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Catherine Z. Worsnop

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Catherine Worsnop is an assistant professor at the University of Maryland School of Public Policy. She is also a research associate at the Center for International and Security Studies at Maryland (CISSM). Her research focuses on global governance and, specifically, on the role of international organizations in global health security.

Current projects examine international cooperation during global health emergencies and state compliance with WHO’s International Health Regulations. Work on these topics has been published or is forthcoming in The Review of International Organizations, Global Health Governance, and International Studies Perspectives. Other ongoing projects address international cooperation in the areas of climate change, human trafficking and building domestic outbreak response capacity.

Worsnop holds a PhD in Politics from Brandeis University (2016) and a BA in government from Colby College (2008). Before joining UMD, she was an assistant professor in the Health Sciences Department at Worcester State University. Previously, she worked with the Roundtable on Value & Science-Driven Health Care (now the Leadership Consortium for a Value & Science-Driven Health System) at the National Academies.

Areas of Interest
  • Global governance, international relations, international organizations, security studies, global health
3 Credit(s)

Today's most pressing problems do not stop at national borders. Meeting these challenges requires a range of state and non-state actors to work together. Students gain familiarity with key actors in the global system and how they approach today's most intractable problems. How do countries, international organizations, multinational corporations, and nongovernmental organizations find ways to cooperate when their interests and capabilities sometimes differ drastically? And, what are the key barriers to cooperation? We will examine a set of global policy issues requiring a transnational response including violent conflict, nuclear non-proliferation, human rights, migration, international trade, climate change, infectious disease, and humanitarian relief.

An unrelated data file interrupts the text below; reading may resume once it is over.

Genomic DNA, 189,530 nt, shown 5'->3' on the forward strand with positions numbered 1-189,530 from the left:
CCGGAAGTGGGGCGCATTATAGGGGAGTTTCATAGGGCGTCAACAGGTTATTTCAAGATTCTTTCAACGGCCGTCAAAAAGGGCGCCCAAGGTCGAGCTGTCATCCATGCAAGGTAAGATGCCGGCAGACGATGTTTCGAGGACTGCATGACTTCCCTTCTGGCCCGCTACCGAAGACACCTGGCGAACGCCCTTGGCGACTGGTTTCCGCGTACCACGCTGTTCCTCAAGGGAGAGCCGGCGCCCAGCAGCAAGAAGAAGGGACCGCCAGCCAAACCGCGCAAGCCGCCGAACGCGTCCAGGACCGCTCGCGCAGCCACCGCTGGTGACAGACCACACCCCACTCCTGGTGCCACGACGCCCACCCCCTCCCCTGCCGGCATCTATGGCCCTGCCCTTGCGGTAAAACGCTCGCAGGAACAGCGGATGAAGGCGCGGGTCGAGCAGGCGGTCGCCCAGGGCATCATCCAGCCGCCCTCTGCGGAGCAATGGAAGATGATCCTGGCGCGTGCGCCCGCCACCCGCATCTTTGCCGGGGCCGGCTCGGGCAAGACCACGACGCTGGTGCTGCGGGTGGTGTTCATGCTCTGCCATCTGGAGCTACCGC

Schedule of Classes

3 Credit(s)

An integrative course that allows policy students to explore the complexities of the policy-making process from the perspective of specific policy topics. They will learn about and discuss subject- based issues in a seminar format led by faculty and policy experts. Site visits to federal agencies, guest speakers, and round table sessions ensure that students receive a variety of real-world perspectives on their chosen policy area. Restricted to students who have earned a minimum of 90 credits.
Schedule of Classes